Category Archives: Max SDK

Build Mesh and Convert to MNMesh

If you want to write a plug-in object in Max, probably you are starting with the Widget example offered by Max SDK. It is a class derived from SimpleObject2, so it can only have triangular Mesh. Inside BuildMesh() method, this is howto create a simple mesh with only one quad face:

mesh.verts[0] = Point3(0.0,0.0,0.0);
 mesh.verts[1] = Point3(10.0,0.0,-0.5);
 mesh.verts[2] = Point3(10.0,10.0,0.0);
 mesh.verts[3] = Point3(0.0,10.0,1.5);
mesh.faces[0].v[0] = 0;
 mesh.faces[0].v[1] = 1;
 mesh.faces[0].v[2] = 2;
 mesh.faces[1].v[0] = 0;
 mesh.faces[1].v[1] = 2;
 mesh.faces[1].v[2] = 3;
mesh.setMapSupport(1, TRUE);
MeshMap& map = mesh.Map(1);
 map.setNumFaces(2);[0]=UVVert(0,0,0);[1]=UVVert(1,0,0);[2]=UVVert(1,1,0);[3]=UVVert(0,1,0);[0].setTVerts(0, 1, 2);[1].setTVerts(0, 2, 3);

Actually there are 2 triangles. But as long as there is:


It will appear to be a single quad face. Now turn off the object display of “Edge Only”, the hidden edges will show up as a dotted line, two overlapped dotted lines indeed.

So how to convert Mesh to MNMesh? In fact you don’t have to, Max will do that for you. If you attached an EditPoly modifier to the Mesh object, it will be converted to Poly (MNMesh), unless you bother to override the ConvertToType() method, in which you can explicitly create an MNMesh and send to the pipeline. Don’t think that is necessary if you want the mesh unchanged.

Then how Max converts Mesh to MNMesh? I suggest Max traverses through all those triangles, looking for hidden edges, and remove those hidden edges to merger triangles into polygons. So the mesh we built above will be converted to a single quad face. The catch is Max will merger any triangles happened to be meeting at the same hidden edge, regardless whether those triangles are from the same “face”. That could lead to unexpected conversion. So set hidden edges carefully.


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Group Instead Of Dummy

In Max Script, if you want to create a group, you should have something to be inside the group first. i.e.

group something
group selection

So far, I only know how to create an empty Group via Max SDK.

INode *child;
Object *obj = (Object*)CreateInstance(HELPER_CLASS_ID, Class_ID(DUMMY_CLASS_ID,0));
IDerivedObject *dobj = CreateDerivedObject(obj);
child = GetCOREInterface()->CreateObjectNode(dobj);
// attach to another INode*
// attach another INode* to it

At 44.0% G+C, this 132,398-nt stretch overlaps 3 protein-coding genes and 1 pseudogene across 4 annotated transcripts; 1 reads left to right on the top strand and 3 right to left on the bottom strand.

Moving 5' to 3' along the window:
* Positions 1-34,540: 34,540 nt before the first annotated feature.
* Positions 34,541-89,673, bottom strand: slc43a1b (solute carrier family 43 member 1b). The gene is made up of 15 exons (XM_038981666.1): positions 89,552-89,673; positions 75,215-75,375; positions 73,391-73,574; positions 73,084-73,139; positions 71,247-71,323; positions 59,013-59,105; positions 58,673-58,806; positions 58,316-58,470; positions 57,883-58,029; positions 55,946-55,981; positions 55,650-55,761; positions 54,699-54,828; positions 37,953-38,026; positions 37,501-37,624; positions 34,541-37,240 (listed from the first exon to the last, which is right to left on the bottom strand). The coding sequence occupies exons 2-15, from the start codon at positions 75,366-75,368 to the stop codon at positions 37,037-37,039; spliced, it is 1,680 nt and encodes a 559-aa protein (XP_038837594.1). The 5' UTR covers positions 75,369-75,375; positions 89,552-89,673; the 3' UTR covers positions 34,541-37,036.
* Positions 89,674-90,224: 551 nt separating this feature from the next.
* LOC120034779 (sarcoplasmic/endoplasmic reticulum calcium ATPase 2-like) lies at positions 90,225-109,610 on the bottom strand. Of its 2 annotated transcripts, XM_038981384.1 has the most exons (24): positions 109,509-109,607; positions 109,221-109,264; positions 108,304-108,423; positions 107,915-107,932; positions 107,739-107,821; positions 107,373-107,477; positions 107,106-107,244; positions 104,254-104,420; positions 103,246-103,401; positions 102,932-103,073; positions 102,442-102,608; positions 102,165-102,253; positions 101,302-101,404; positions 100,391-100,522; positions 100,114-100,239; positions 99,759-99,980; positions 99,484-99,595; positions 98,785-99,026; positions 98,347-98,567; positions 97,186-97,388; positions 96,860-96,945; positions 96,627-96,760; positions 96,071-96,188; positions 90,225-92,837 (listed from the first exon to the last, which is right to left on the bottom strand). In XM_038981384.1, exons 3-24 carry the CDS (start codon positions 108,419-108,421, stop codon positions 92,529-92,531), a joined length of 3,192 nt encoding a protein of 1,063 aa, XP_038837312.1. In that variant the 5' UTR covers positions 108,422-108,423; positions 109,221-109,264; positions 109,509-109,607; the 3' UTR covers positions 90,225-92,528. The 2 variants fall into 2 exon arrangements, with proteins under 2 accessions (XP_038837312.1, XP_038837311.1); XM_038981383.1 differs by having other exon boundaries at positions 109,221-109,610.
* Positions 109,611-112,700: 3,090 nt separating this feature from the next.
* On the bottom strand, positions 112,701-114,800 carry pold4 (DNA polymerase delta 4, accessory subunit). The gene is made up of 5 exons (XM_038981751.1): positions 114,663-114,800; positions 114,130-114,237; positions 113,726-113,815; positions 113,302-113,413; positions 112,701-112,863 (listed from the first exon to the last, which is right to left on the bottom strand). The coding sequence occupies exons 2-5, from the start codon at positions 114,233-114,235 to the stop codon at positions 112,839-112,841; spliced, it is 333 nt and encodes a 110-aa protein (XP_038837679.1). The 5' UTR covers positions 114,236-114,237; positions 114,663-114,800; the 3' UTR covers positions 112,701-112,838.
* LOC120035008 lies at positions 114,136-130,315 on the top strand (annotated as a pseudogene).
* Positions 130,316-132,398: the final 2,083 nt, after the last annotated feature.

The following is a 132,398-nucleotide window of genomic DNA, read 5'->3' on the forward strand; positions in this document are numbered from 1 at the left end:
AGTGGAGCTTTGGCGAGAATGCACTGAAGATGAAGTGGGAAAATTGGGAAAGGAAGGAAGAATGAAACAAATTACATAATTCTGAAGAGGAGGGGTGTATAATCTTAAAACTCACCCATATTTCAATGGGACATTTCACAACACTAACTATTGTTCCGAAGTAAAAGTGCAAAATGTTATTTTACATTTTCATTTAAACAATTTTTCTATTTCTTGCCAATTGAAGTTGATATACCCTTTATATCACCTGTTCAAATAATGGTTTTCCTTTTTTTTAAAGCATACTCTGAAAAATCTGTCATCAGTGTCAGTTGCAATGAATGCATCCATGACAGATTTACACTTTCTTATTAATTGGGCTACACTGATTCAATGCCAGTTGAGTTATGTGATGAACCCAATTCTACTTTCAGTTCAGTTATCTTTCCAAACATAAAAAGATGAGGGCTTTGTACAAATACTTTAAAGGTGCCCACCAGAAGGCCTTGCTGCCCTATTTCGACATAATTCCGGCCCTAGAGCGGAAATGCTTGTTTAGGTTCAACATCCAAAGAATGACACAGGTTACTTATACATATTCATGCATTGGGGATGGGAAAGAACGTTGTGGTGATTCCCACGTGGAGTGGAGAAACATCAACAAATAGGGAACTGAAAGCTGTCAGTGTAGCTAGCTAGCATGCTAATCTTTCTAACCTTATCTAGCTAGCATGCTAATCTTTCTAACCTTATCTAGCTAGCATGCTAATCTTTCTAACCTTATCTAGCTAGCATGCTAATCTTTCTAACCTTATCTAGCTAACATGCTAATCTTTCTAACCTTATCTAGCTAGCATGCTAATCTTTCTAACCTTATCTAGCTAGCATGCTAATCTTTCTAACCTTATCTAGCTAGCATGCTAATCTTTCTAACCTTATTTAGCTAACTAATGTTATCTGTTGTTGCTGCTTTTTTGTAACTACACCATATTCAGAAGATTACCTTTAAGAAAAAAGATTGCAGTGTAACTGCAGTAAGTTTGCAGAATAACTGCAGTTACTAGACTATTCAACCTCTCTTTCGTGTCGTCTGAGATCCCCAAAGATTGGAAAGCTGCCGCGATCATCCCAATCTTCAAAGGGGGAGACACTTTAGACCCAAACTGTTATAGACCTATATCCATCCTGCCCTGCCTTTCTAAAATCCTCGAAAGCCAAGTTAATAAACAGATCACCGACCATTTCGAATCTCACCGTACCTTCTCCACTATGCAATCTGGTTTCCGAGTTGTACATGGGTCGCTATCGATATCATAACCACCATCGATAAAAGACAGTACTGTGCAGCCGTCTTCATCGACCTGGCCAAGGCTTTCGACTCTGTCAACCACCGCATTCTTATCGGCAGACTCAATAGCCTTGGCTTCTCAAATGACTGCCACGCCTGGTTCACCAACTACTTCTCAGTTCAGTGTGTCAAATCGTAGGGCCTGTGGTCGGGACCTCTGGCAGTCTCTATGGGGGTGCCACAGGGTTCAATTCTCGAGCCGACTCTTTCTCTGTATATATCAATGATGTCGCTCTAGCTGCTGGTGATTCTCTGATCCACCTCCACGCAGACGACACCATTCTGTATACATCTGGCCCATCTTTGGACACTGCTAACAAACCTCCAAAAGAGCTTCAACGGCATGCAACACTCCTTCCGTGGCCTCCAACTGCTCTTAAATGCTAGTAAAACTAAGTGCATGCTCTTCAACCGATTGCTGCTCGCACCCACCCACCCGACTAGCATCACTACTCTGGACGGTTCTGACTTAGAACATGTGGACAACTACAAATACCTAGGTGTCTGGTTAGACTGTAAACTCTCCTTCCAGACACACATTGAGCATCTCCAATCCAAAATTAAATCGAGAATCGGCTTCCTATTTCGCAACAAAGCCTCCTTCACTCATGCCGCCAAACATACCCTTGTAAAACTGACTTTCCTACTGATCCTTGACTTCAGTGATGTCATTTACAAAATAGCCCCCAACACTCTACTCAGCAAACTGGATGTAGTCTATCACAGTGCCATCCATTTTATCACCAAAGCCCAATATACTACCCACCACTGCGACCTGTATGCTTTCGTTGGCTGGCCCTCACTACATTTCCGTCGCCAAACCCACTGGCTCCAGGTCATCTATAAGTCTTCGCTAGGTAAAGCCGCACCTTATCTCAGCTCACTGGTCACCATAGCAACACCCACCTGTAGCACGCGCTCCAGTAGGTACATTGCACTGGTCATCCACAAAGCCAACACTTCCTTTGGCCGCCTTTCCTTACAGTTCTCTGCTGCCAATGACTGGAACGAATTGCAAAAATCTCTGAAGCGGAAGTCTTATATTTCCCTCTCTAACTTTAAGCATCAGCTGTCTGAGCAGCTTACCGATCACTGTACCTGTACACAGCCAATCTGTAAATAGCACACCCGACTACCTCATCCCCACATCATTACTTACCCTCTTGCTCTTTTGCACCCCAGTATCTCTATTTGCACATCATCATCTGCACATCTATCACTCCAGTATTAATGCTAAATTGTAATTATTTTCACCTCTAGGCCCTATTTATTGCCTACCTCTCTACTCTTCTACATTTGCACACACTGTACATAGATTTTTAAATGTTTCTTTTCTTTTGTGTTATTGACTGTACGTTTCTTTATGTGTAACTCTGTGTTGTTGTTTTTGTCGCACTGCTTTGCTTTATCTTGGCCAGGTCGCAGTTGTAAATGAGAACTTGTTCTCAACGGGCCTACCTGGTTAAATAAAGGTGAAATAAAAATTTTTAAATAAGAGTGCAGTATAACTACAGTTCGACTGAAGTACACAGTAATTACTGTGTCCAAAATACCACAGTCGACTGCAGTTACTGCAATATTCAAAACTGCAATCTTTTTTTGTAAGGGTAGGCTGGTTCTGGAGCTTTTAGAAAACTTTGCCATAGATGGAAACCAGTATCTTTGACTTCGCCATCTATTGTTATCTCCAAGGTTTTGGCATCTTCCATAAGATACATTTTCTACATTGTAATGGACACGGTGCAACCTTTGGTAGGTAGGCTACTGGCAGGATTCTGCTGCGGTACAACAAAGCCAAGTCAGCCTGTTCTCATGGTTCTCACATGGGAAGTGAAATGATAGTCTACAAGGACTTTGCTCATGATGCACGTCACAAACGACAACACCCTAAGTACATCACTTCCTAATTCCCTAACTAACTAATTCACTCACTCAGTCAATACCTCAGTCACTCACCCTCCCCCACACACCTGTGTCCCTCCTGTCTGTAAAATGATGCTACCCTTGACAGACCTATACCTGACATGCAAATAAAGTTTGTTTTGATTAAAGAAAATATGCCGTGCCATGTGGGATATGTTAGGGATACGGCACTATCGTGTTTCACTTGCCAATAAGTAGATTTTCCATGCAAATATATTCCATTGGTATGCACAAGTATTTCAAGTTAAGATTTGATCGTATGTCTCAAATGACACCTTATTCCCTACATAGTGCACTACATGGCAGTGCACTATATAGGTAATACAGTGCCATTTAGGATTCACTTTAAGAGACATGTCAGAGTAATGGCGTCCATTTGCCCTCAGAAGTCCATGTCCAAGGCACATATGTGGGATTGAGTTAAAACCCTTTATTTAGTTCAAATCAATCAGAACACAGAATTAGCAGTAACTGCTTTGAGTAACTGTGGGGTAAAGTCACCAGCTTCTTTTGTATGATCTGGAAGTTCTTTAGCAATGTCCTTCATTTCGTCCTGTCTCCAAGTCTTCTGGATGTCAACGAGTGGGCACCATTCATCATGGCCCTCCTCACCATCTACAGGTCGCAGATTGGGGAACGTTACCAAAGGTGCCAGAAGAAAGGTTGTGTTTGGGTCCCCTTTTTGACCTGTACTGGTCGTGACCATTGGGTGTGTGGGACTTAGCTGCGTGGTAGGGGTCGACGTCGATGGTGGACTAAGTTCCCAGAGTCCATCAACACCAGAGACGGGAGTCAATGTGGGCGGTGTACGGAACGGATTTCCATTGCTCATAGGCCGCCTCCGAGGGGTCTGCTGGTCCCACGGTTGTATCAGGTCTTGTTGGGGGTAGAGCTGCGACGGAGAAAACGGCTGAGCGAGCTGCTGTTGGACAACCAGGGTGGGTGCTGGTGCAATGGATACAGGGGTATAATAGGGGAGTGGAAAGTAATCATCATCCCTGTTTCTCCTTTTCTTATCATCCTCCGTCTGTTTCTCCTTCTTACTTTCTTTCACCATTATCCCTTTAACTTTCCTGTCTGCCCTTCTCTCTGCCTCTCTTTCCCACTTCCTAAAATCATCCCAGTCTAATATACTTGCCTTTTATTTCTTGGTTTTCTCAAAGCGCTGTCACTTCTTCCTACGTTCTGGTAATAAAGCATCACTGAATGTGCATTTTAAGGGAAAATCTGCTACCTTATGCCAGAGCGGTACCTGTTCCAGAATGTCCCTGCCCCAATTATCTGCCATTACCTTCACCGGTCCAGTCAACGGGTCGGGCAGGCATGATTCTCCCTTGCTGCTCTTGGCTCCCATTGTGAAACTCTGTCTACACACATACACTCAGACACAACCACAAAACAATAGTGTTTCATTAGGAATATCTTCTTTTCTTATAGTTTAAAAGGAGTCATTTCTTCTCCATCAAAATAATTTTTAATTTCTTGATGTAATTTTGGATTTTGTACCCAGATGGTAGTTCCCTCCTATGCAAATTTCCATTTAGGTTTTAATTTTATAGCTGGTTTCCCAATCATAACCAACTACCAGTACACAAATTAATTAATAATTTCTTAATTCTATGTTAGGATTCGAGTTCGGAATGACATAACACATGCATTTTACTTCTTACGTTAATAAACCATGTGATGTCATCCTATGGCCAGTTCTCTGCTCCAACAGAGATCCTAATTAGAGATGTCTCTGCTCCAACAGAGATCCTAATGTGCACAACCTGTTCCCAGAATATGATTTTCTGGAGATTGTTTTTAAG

Wait a minute. This creates a Dummy, not a Group! A Dummy is quite a different thing. It cannot be closed. It’s bounding box does not respond to stuff under it. If you delete a Dummy, stuff under it will still be there. OK, there is some trick: as long as you type:


It will be a Group! Also there is something I don’t understand: after an API mesh object (say grandChild) is created, I should attach it to an existing Group. Unless I call:


It will fail. I suggest that is due to a mesh object cannot be a group head. Just like only Transform node can have children in Maya. Because I want to put everything in the same hierarchical order as they are in Maya, a mesh cannot have any child should not bother me in this case.

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Extracting Mesh

This is a quick note about how to extract polygonal mesh from an object in Maya API and Max SDK.

In Maya, given the MObject of something, first we check if it is a mesh by MObject::hasFn(), if it returns true, create an MFnMesh based on this MObject. i.e.

MFnMesh fmesh(some_obj);
// do something to the fmesh

MFnMesh is the mesh function set can do almost anything to the mesh. For example:

int n_poly = fmesh.numPolygons();
 int n_vert = fmesh.numVertices();

tells us how many faces or vertices the mesh has.

In Max, there are two kinds of mesh object: TriObject is strictly triangular mesh, and PolyObject is polygonal mesh. Once you have the INode, you must check if it can be converted to a specific kind of mesh object. If it is convertible, the actual mesh function and data can be accessed as a specific member belongs to the object. i.e.

char retrievePolyFrom(INode * node, MNMesh& out_mesh)
 Object *cvtobj = node->EvalWorldState(0).obj;

 if (cvtobj->CanConvertToType(Class_ID(POLYOBJ_CLASS_ID, 0)))
 PolyObject *poly = (PolyObject *)cvtobj->ConvertToType(0, Class_ID(POLYOBJ_CLASS_ID, 0));

 out_mesh = poly->mm;
 return 1;
 return 0;

This only works with (polygonal) MNMesh, which is PolyObject::mm. The (triangular) Mesh should be TriObject::mesh.

Now you can use the function set to retrieve or modify the mesh data. i.e.

int face_count = poly_mesh.F(0)->deg;

This returns how many vertices the fist face of the polygonal mesh has.

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Finding Materials

This note is about how to find materials in Maya API and Max SDK. In Maya, we use MItDag to walk through all meshes to look for attached materials. All types of geometry, mesh, NURBS surface, SubDiv, could have material, but for simplicity, here only meshes are listed.